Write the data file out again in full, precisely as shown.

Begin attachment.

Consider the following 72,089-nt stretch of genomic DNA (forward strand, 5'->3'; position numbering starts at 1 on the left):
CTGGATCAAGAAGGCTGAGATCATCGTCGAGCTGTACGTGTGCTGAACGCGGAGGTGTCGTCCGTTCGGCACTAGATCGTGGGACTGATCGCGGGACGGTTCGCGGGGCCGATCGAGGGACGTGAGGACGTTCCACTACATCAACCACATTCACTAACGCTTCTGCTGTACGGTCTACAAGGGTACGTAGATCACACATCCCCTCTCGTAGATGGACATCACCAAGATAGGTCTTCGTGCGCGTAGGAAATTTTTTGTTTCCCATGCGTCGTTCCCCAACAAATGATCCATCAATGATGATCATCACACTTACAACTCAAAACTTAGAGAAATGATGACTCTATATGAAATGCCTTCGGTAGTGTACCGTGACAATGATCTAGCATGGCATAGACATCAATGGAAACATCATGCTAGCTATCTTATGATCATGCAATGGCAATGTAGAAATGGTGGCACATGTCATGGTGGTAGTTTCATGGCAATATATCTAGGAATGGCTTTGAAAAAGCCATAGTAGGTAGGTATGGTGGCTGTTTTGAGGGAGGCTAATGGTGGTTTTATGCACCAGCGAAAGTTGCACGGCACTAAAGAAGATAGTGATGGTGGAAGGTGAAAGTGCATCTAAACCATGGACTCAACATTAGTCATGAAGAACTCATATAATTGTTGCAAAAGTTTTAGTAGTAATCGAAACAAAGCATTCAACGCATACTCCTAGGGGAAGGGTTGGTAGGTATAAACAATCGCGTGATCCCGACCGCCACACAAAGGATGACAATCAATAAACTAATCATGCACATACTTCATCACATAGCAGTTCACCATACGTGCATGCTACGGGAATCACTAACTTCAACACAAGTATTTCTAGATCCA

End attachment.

Consider the following 72,089-nt stretch of genomic DNA (forward strand, 5'->3'; position numbering starts at 1 on the left):
CTGGATCAAGAAGGCTGAGATCATCGTCGAGCTGTACGTGTGCTGAACGCGGAGGTGTCGTCCGTTCGGCACTAGATCGTGGGACTGATCGCGGGACGGTTCGCGGGGCCGATCGAGGGACGTGAGGACGTTCCACTACATCAACCACATTCACTAACGCTTCTGCTGTACGGTCTACAAGGGTACGTAGATCACACATCCCCTCTCGTAGATGGACATCACCAAGATAGGTCTTCGTGCGCGTAGGAAATTTTTTGTTTCCCATGCGTCGTTCCCCAACAAATGATCCATCAATGATGATCATCACACTTACAACTCAAAACTTAGAGAAATGATGACTCTATATGAAATGCCTTCGGTAGTGTACCGTGACAATGATCTAGCATGGCATAGACATCAATGGAAACATCATGCTAGCTATCTTATGATCATGCAATGGCAATGTAGAAATGGTGGCACATGTCATGGTGGTAGTTTCATGGCAATATATCTAGGAATGGCTTTGAAAAAGCCATAGTAGGTAGGTATGGTGGCTGTTTTGAGGGAGGCTAATGGTGGTTTTATGCACCAGCGAAAGTTGCACGGCACTAAAGAAGATAGTGATGGTGGAAGGTGAAAGTGCATCTAAACCATGGACTCAACATTAGTCATGAAGAACTCATATAATTGTTGCAAAAGTTTTAGTAGTAATCGAAACAAAGCATTCAACGCATACTCCTAGGGGAAGGGTTGGTAGGTATAAACAATCGCGTGATCCCGACCGCCACACAAAGGATGACAATCAATAAACTAATCATGCACATACTTCATCACATAGCAGTTCACCATACGTGCATGCTACGGGAATCACTAACTTCAACACAAGTATTTCTAGATCCA